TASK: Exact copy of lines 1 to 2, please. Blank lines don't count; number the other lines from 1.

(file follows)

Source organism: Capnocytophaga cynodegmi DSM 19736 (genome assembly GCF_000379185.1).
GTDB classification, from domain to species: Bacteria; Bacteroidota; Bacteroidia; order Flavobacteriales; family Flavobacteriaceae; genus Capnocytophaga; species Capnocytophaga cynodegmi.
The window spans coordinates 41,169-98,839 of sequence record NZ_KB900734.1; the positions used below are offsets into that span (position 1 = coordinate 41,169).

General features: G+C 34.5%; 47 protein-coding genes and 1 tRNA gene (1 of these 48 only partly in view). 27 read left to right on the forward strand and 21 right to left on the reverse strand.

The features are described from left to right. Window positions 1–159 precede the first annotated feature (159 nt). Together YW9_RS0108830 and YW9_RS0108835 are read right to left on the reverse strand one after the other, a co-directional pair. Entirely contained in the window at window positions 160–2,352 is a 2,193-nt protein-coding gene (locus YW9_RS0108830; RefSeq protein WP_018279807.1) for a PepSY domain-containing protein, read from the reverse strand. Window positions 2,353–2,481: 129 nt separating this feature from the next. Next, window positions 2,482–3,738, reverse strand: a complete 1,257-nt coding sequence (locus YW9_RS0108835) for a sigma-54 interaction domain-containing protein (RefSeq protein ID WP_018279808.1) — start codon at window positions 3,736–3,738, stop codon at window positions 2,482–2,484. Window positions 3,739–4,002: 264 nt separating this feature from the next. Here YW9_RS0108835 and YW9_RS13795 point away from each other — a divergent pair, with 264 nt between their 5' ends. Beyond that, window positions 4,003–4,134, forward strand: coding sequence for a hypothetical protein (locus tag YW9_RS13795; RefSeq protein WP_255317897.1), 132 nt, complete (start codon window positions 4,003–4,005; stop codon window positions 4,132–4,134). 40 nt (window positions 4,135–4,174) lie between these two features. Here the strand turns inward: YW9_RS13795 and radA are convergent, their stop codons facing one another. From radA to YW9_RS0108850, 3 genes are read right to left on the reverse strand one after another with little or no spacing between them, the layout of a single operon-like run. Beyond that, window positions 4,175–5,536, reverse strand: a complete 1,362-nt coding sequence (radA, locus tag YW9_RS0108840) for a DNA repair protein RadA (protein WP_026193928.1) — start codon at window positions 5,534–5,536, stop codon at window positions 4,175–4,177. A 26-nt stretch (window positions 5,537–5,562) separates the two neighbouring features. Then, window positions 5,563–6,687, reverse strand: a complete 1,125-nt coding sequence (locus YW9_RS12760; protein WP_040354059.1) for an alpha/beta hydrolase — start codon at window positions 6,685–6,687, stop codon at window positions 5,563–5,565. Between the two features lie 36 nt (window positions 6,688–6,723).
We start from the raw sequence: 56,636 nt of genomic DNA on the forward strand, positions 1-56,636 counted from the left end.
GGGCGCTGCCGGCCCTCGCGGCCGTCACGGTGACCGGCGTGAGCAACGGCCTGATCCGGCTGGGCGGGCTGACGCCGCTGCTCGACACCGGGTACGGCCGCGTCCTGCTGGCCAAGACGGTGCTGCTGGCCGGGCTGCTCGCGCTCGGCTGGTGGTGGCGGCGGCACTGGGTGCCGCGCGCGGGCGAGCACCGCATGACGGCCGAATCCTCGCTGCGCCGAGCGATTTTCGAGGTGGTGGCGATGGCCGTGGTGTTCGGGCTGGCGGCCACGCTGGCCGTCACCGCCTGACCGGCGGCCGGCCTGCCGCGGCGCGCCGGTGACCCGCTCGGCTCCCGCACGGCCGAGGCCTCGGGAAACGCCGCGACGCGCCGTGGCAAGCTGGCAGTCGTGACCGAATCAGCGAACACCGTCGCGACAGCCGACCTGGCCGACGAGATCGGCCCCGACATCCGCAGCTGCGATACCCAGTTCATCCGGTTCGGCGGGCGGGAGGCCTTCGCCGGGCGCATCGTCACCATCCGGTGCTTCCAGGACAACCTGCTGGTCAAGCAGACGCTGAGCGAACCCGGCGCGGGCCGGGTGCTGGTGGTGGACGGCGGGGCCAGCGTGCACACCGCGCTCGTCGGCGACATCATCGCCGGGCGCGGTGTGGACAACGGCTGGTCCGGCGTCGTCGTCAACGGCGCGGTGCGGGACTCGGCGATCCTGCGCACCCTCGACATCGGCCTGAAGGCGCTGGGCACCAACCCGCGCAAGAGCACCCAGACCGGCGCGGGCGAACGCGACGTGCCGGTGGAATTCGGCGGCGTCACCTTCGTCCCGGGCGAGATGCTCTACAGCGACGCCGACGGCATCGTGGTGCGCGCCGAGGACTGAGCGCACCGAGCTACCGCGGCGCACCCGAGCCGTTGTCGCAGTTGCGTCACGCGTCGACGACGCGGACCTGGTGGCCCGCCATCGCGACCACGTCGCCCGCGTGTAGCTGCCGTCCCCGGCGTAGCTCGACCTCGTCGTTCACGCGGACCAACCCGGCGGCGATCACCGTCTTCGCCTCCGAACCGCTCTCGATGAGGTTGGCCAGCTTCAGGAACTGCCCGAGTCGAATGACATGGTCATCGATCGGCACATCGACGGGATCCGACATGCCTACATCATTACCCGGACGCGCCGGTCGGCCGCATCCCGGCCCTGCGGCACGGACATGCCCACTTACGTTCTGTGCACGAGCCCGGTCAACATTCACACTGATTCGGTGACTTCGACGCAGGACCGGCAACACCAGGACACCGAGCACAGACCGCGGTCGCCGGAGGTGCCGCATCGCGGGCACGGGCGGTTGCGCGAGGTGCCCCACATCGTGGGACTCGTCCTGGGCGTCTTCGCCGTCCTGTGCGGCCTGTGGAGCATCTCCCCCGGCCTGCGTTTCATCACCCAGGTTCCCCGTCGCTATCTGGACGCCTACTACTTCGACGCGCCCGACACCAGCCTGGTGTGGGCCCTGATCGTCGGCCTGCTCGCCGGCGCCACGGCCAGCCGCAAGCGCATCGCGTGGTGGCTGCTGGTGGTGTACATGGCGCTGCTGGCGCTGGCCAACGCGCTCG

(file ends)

Source organism: Capnocytophaga cynodegmi DSM 19736 (genome assembly GCF_000379185.1).
GTDB classification, from domain to species: Bacteria; Bacteroidota; Bacteroidia; order Flavobacteriales; family Flavobacteriaceae; genus Capnocytophaga; species Capnocytophaga cynodegmi.